Charleston, South Carolina, where I grew up, is a wonderful antebellum town, containing descendants of the remarkably stubborn and contentious people who gleefully fired cannon balls at Fort Sumter to start the civil war. A town where everyone knows how to shuck an oyster, sail a sailboat, and owns a seersucker suit. A kind of preppie heaven. The place is constantly visited, and beloved, by tourists. They have no idea that behind the seductive, strictly preserved exteriors, homeowners wage a constant battle against cracking ceilings, tidal moisture in basements and ancient problematic roofs, and that in fact, Charlestonians live in a type of self-imposed squalor.
In the days of my youth, King Street was a down on it’s luck commercial street. Bars, empty storefronts and oddball businesses. Driving down King, upstanding moms with a load of kids would scowl at one particular storefront, a record shop with a David Bowie circa Ziggy Stardust poster in its cluttered, dirty window. Walking down King a whiff of incense and essence oils, a counter culture wind, blew out the door onto the sidewalk.
In fifth grade my friend Chris, atop a rusting tower overlooking the Porter Gaud School playground and the marshes of the Ashley River, told me about the Beatles. Chris had a rhapsodic obsession with them. I listened to records at his house and the music intrigued me. I decided to buy my first records.
Chris briefed me about the record store on King Street, owned by a man named “Billy.” An albino and a pen pal of Paul McCartney. Outside the store, I secured my bike to a parking meter with a combination lock, carefully observant of street traffic. It was a small place and no other customers were inside. Numerous incense cones and sticks were burning, an opium and rosewood haze that crawled up my nose and tingled my brain. In an alcove behind the counter there was a shifting, a glimmer of long, powder white hair. There were just a few cramped aisles and crates of records. Posters with yellowed tape clung to the brick walls.
It was a moment as a child, when I felt distinctly without adult supervision and alone. I was very much in a hippie place — those hippies, with their hair and illicit drugs and the easy disdain thrown at them. The Beatles category was well stocked and I located Magical Mystery Tour and St. Pepper’s Lonely Hearts Club. Gripping the plastic wrapped Magical Mystery Tour, I noted the fur costumes and animal masks . Which one was Ringo? Somehow I knew acid had inspired these costumes. I wondered if the music would be beyond me. Perhaps it was too big a leap from the Six Million Dollar Man and The Empire Strikes Back.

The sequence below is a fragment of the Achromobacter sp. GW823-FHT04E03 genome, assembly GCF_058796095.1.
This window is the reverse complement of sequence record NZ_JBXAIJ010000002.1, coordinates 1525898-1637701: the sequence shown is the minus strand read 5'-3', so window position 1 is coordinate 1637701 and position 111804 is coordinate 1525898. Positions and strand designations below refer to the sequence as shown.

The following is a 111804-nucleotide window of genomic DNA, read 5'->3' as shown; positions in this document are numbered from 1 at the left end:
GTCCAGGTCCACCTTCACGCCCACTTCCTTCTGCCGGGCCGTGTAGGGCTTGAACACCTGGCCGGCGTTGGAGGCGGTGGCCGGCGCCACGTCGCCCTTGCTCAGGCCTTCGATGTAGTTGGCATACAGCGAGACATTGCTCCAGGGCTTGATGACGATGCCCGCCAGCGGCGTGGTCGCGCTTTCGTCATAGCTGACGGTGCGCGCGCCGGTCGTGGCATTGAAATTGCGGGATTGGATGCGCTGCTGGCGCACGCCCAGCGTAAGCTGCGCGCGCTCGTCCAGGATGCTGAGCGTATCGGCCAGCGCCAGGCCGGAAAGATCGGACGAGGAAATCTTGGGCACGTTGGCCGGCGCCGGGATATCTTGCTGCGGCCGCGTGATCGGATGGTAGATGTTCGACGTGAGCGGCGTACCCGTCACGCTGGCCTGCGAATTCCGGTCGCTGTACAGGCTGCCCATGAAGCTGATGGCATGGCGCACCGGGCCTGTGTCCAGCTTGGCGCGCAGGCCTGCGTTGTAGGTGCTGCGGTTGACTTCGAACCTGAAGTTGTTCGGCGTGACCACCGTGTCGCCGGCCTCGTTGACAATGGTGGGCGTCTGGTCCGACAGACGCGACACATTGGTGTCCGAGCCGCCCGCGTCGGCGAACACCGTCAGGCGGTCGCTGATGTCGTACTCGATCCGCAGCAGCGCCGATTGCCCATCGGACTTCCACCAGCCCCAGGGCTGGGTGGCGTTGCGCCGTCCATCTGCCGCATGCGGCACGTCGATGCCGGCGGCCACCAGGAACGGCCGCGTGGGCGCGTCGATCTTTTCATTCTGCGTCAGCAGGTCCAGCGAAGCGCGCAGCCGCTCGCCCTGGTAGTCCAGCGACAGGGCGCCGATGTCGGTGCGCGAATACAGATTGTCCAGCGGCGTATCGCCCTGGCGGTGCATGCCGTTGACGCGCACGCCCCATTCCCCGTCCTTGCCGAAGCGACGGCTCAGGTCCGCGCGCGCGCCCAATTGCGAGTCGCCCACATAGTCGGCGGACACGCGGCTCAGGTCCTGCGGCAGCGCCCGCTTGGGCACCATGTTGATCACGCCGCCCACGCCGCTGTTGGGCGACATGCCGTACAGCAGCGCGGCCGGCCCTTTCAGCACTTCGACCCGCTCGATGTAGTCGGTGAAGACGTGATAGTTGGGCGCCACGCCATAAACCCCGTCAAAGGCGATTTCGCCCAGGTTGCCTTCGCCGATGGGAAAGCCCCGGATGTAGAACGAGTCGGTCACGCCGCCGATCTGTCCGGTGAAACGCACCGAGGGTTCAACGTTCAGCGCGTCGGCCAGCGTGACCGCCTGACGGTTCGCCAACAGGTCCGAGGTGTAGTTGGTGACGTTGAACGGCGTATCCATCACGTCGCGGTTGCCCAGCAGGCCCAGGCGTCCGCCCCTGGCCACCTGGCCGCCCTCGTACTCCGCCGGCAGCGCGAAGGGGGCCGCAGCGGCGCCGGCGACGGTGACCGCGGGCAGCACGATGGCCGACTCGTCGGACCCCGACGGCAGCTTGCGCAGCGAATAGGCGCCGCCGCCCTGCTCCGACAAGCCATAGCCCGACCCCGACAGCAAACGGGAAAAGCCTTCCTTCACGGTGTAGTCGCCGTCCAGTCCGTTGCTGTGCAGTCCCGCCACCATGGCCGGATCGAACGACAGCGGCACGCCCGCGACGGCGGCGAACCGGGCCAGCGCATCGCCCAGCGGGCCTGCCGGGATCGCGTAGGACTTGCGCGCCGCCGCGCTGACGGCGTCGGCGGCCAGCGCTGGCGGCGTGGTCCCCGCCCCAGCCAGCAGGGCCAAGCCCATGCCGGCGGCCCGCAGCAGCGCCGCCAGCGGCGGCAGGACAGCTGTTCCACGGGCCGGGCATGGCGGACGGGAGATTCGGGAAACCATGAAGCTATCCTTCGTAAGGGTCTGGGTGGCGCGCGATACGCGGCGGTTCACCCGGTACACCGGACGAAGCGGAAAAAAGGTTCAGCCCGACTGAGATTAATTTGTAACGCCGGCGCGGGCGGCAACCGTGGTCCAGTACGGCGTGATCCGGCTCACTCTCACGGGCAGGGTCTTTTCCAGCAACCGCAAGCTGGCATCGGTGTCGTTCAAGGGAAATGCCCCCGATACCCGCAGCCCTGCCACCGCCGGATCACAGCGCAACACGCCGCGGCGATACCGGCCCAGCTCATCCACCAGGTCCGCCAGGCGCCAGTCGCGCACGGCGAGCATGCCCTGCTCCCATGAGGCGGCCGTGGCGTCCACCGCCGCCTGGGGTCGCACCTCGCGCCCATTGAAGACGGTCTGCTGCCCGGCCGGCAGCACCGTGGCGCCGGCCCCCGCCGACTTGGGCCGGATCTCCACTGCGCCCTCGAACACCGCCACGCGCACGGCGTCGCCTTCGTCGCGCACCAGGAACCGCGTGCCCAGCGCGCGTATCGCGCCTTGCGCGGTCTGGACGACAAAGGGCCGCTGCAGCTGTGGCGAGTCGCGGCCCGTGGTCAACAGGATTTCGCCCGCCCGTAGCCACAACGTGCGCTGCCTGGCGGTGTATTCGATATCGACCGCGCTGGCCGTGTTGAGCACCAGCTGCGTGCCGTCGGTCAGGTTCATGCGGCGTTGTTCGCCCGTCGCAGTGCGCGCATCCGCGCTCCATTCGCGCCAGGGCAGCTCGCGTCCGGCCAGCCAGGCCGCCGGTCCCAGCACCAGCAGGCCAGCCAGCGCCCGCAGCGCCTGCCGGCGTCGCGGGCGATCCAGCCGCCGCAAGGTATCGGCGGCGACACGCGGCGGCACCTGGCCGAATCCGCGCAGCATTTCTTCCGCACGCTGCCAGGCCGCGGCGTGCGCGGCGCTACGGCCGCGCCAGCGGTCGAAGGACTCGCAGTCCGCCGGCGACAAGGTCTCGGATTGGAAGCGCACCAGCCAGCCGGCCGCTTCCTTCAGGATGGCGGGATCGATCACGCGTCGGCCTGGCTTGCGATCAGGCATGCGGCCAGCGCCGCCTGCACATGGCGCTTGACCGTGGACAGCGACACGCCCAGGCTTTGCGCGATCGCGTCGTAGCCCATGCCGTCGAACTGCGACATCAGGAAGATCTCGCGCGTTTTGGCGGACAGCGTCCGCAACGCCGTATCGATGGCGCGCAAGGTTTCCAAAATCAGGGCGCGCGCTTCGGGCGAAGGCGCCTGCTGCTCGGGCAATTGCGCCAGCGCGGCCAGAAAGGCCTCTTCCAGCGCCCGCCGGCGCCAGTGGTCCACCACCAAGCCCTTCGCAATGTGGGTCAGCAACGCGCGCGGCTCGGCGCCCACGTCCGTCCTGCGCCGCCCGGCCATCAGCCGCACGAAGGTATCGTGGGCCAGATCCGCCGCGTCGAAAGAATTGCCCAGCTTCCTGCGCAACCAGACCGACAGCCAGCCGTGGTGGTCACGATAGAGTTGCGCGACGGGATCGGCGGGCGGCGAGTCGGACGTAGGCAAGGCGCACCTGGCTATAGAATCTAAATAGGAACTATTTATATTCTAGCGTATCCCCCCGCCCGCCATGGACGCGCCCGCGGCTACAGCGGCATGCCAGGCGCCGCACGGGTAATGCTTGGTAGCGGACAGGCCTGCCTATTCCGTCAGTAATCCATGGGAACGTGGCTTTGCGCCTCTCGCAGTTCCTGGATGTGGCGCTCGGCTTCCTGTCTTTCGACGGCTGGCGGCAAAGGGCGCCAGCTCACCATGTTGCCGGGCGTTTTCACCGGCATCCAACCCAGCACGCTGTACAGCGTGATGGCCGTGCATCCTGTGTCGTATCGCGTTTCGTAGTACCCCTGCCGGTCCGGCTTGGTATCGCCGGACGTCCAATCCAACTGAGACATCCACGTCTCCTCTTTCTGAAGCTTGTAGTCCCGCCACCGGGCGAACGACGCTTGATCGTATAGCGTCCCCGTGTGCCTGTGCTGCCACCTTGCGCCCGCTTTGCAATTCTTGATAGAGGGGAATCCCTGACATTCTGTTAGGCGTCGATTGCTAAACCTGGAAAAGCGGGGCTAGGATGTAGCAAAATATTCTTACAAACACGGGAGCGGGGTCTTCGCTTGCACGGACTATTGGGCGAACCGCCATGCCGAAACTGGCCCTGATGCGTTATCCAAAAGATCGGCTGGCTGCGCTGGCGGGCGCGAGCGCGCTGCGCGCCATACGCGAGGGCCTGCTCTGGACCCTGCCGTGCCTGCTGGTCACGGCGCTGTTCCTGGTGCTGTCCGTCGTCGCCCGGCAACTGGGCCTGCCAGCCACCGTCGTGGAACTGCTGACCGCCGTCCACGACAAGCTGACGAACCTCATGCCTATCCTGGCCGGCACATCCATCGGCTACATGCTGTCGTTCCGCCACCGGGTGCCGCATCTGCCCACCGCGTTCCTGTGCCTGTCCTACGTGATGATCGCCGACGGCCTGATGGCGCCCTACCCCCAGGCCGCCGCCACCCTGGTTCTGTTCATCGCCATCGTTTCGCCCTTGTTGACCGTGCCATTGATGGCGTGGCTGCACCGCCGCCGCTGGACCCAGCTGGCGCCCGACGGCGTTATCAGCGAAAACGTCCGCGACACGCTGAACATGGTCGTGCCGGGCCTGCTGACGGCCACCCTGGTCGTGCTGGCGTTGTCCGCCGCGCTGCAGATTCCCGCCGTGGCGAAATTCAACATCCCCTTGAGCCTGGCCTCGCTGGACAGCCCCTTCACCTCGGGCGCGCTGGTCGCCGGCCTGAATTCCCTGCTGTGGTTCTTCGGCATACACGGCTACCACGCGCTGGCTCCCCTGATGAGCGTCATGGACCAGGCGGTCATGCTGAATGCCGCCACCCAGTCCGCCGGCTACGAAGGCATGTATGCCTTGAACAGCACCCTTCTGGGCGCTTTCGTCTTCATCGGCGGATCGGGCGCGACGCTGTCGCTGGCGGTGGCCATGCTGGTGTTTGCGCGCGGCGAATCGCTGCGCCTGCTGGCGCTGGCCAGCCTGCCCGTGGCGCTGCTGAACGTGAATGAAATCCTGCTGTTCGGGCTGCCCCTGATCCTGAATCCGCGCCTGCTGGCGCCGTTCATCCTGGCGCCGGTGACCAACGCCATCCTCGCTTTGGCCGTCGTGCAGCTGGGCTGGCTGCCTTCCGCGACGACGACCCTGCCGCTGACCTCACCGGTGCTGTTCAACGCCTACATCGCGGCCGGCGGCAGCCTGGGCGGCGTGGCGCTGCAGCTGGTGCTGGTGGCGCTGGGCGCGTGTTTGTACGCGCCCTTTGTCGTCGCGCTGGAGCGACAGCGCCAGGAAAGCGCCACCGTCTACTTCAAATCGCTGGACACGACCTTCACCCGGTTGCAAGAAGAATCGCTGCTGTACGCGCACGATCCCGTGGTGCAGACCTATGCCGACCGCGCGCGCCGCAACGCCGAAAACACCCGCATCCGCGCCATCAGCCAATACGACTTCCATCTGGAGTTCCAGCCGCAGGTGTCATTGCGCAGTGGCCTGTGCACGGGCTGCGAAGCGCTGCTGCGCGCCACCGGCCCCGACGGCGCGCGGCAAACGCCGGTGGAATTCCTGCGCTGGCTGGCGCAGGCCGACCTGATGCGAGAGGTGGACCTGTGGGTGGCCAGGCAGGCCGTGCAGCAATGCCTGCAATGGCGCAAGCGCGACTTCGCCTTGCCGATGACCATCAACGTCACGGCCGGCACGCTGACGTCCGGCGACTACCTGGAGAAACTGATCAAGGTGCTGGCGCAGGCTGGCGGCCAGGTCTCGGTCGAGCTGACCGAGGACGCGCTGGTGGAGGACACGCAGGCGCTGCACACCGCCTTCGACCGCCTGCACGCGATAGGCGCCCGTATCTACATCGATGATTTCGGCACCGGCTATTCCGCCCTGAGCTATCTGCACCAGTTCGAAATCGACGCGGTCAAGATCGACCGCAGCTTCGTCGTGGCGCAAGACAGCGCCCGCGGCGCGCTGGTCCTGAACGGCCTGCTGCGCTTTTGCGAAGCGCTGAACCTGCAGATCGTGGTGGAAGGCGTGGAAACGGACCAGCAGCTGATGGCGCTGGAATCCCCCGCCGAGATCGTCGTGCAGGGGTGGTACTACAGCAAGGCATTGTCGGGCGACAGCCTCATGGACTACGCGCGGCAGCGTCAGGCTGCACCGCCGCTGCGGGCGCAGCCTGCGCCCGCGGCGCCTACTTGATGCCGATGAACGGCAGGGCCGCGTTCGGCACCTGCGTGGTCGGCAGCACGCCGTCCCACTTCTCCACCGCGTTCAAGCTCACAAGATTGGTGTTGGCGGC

I placed my purchases on the counter. An autographed picture of Paul McCartney, circa Wings, and a framed letter hung on the wall. Billy then stepped up behind the counter, tall and fine-featured. He wore a bright silk robe, yellow and red, and staring at him I took in the full experience of his albinism — another first. The bleached eyelashes and pink eyeballs and translucent skin and long white hair. His eyes averted, they blinked rapidly, as if avoiding a terrible glare. I tried not to stare. I stared. The entire effect was a kind of saintly aura, or a groovy rock’n roll wizard. What alien wind had sent him to Charleston? He gathered up the albums and smiled, and said in a lushly effeminate voice, “These albums are really great! Good job!”
I think he sensed I was at a pivotal point, a threshold, and that I was wavering. He meant to encourage me. Indeed, later when I trudged upstairs and pushed aside my parents Tijuana Brass and Frank Sinatra albums and and listened to my new records on an ancient hi-fi turntable, I liked them — the melodies, the strange Lennon lyrics and unpredictable instrumentation — but felt outside the music. Then for a time I didn’t like them. “A Day in the Life” I found scary, and depressingly adult. Though I kept listening.
And slowly, I got it.
Let me take you down cause I’m going to
nothing is real
and nothing to get hung about
Strawberry Fields forever.
*KNOWN THING No. 44: The blessing of your vinyl record purchase by an albino hippie is always auspicious.
*KNOWN THING No. 45: When you find the exception to the orthodoxy, the dangerous hidden core, you must go directly there. You will find treasure to spin your head.
*KNOWN THING No. 46: When you explore the dangerous hidden core, be on the alert for disapproving moms in station wagons. Once they get on the phone, everyone will know your business.
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